Reading at Home
Reading with your child is vital. Research shows that it is the single most important thing you can do to help your child's education. It is best to read little and often, so try to put aside some time for it every day.
Think of ways to make reading fun - you want your child to learn how pleasurable books can be. If you are both enjoying talking about the content of a particular page, linger over it for as long as you like. Books are not just about reading the words on the page; they can also present new ideas and topics for you and your child to discuss.
Tips for helping your child to enjoy books:
- Visit the library as often as possible - take out CDs and DVDs as well as books.
- Schedule a regular time for reading - perhaps when you get home from school or just before bed.
- Look for books on topics that you know your child is interested in - maybe dragons, insects, cookery or a certain sport.
- Make sure that children’s books are easily accessible in different rooms around your house.
- Children learn from the world around them and from seeing labels, notices and signs which are written in print. Encourage children to look for words they know all around
- Let children have time to attempt words that they are unsure before you give them the word. Help them to get the initial sound or try breaking the word into smaller sections. If your child is struggling, give them the word but encourage them to re-read the sentence correctly to reinforce the new word they have learnt and hear themselves successfully reading the sentence.
- Play ‘I Spy’ – It’s a good way of showing that every word begins with a letter. Play card games like Bingo, Memory cards, Snap and Go Fish.
What difference can I make as a parent?
You can make a huge difference! Parents are the most important educators in a child’s life – even more important than their teachers – and it’s never too early to start reading together.
Further evidence suggests that children who read for enjoyment every day not only perform better in reading tests than those who don’t, but also develop a broader vocabulary, increased general knowledge and a better understanding of other cultures.
Even though your child may now be a fluent reader, it is still important to hear them read aloud regularly. At Alvaston Junior Academy, we encourage all our parents/carers to hear their children read at least four times a week. By continuing to actively share your child's reading, you are giving it status and importance. Although your child is probably well beyond the 'sounding out stage' they still need your support to continue to develop enjoyment and increase their understanding of more challenging texts. In school, your child will be presented with texts, which are increasingly more difficult. In reading for pleasure, they should be choosing material, which stretches their reading. This may mean that sometimes they do not fully understand all that they are reading. This is where your child will benefit from your support. You are in a position to help overcome any misunderstandings by talking about what they read to you and even your turn to read aloud. It is a good idea to share reading aloud as you can model pace, expression and fluency for your child.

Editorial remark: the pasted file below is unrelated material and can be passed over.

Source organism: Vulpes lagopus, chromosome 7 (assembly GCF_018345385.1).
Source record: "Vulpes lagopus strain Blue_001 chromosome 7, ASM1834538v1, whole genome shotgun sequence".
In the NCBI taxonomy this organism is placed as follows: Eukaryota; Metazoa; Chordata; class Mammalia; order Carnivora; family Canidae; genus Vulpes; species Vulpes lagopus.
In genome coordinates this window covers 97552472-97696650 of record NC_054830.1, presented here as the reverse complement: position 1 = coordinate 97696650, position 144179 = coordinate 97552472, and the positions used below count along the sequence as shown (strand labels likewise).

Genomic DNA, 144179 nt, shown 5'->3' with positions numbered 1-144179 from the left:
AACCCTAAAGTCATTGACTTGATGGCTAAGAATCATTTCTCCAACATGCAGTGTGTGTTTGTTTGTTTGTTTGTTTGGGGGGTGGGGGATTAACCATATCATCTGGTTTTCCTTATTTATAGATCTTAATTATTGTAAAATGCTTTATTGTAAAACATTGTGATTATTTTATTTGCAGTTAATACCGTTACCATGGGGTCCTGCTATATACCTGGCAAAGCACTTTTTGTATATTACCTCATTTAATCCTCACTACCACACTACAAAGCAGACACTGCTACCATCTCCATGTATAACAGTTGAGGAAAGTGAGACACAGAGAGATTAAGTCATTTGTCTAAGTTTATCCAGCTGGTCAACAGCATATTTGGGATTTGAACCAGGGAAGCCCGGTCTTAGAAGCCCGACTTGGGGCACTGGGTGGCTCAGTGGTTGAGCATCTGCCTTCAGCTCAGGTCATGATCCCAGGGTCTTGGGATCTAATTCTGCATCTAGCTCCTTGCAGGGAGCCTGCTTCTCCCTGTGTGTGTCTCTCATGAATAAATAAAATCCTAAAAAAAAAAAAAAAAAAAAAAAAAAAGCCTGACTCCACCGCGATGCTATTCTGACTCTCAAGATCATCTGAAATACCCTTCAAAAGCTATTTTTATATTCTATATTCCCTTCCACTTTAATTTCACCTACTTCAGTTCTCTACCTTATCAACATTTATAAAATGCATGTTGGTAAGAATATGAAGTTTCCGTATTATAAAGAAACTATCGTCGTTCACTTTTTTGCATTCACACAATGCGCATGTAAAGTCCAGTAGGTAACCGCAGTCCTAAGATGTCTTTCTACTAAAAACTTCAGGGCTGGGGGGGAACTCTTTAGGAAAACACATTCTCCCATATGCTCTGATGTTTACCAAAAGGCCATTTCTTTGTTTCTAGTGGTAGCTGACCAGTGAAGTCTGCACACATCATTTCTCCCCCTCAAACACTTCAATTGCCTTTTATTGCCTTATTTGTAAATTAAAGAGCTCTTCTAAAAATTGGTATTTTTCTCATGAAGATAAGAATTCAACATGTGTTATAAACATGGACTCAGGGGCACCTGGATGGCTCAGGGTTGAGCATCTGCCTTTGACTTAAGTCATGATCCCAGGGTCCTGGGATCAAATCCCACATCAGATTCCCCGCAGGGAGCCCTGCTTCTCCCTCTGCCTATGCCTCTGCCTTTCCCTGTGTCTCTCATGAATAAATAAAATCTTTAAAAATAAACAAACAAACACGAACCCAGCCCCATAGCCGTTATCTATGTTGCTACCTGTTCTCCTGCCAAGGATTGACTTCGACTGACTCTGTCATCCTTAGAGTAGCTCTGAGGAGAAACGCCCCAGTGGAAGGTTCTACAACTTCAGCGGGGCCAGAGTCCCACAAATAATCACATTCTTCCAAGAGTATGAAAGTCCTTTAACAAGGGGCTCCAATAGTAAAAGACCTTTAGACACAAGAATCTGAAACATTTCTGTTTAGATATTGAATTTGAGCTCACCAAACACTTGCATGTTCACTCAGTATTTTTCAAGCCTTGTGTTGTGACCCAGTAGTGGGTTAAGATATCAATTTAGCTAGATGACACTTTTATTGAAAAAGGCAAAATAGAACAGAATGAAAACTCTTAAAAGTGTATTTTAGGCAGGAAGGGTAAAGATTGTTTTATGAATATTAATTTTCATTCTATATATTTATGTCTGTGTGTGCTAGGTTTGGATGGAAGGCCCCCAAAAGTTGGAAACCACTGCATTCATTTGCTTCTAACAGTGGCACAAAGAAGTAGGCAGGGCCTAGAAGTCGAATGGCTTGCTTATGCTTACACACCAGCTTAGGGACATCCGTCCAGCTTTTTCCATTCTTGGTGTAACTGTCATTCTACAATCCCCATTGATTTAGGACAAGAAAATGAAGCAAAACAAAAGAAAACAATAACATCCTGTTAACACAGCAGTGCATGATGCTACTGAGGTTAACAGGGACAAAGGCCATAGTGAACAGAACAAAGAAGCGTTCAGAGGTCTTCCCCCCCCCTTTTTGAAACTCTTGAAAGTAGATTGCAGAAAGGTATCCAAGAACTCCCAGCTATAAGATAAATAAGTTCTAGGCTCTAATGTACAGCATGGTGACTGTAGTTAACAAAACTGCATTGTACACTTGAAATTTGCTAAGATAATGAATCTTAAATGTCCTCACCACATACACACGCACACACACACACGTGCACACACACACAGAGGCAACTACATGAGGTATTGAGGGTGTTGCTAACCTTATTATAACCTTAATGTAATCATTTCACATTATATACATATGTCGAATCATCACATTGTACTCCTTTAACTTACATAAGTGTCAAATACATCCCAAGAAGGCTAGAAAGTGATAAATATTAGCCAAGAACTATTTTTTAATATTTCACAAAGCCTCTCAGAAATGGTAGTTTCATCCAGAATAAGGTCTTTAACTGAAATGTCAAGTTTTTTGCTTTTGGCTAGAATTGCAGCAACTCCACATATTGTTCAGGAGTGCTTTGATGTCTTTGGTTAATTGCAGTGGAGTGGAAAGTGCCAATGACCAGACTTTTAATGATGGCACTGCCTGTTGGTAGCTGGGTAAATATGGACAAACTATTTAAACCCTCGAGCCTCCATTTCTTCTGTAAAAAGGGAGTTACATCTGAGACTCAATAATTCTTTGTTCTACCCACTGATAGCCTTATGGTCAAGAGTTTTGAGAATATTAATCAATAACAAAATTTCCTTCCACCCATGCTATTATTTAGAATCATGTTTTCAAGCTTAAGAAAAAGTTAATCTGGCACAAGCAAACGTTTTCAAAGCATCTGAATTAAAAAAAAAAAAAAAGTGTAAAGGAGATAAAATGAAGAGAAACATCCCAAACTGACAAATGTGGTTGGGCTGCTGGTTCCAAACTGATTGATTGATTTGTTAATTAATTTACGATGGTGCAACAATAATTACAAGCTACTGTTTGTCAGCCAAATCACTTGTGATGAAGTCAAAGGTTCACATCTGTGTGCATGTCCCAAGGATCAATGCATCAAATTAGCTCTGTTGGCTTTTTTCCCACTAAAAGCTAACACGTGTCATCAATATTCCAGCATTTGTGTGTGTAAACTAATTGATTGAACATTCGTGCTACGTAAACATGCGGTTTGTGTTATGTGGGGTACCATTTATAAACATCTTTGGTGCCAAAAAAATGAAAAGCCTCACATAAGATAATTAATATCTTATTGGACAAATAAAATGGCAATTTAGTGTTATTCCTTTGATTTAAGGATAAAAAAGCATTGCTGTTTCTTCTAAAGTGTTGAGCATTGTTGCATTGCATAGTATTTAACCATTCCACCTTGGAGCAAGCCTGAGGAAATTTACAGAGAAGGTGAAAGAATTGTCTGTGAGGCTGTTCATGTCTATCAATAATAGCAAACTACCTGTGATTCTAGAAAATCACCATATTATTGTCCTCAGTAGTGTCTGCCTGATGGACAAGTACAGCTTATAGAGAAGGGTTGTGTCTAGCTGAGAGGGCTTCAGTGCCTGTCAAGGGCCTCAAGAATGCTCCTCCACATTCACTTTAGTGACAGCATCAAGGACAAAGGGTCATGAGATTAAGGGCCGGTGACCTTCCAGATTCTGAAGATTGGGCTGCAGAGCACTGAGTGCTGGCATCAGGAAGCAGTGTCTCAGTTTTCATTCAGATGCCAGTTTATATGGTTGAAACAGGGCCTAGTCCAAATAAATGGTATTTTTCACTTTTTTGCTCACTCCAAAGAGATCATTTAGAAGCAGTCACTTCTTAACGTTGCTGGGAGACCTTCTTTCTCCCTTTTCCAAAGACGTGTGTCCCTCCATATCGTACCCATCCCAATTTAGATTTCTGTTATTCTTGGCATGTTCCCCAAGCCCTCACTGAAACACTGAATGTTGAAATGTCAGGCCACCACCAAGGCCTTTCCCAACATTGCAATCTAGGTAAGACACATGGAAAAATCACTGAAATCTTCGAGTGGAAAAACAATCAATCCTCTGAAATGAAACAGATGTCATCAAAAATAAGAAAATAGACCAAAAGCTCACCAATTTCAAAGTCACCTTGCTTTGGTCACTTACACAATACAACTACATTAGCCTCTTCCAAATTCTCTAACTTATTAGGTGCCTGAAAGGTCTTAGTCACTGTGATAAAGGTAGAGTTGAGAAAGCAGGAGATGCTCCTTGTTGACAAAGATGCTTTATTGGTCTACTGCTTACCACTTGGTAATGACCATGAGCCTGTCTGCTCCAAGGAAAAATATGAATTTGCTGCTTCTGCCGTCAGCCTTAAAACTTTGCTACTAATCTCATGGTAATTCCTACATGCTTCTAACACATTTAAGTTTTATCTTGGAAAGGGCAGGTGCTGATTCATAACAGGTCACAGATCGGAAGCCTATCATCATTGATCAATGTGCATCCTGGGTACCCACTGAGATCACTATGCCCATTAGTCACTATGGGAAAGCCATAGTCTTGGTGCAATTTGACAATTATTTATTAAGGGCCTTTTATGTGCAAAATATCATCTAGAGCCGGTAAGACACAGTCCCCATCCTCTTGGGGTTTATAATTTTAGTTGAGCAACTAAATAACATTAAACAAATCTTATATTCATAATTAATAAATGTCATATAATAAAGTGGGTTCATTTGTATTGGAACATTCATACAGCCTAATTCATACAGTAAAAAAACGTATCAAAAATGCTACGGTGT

How can you help your child?
- Try to listen to your child read regularly. 15-20 minutes four times a week is much better than longer sessions once a week.
- Find a quiet place to share books where you can be comfortable.
- Talk about the book. The next page has a list of suggested questions and ideas to encourage your child to talk about the book.
- Ask questions which encourage your child to give their own opinions for example, Do you agree with this/the author’s opinion? How do you feel about this topic? Why? What do you think about/is your opinion of…? Can you support your view with evidence from the text?
- Encourage your child to read a range of texts such as newspapers, comics, poetry, non-fiction, etc.
- Share a book with your child. This may involve you reading to them or reading and talking together about the book.
- Play word games.
- Encourage children to read a series of books from a favourite author or books on topics of interests especially to keep reluctant readers interested and reading.
Below you will find a link to a list of possible questions to help you with conversations about your child’s reading. They are not intended to be used all at once, or every time you read with your child. Use them at your discretion and where they are appropriate. Asking your child questions that require more than a “yes” or “no” answer will open up their imagination, and make them think. Reading with questions about the story will motivate your child to create their own connections throughout the book.
At school we use:
Accelerated Reader https://ukhosted21.renlearn.co.uk/2037598/default.aspx
Spelling Shed https://www.spellingshed.com/en-gb/
https://home.oxfordowl.co.uk/ To access hundreds of free ebooks
https://library.thenational.academy/ Free reading and writing activities from your favourite children’s authors from the National Literacy Trust
https://www.booktrust.org.uk/books-and-reading/ The Book Trust
https://www.oxfordowl.co.uk/welcome-back/for-home/reading-owl/expert-help Oxford Owl also offer a range of resources and an 'Expert Help' area.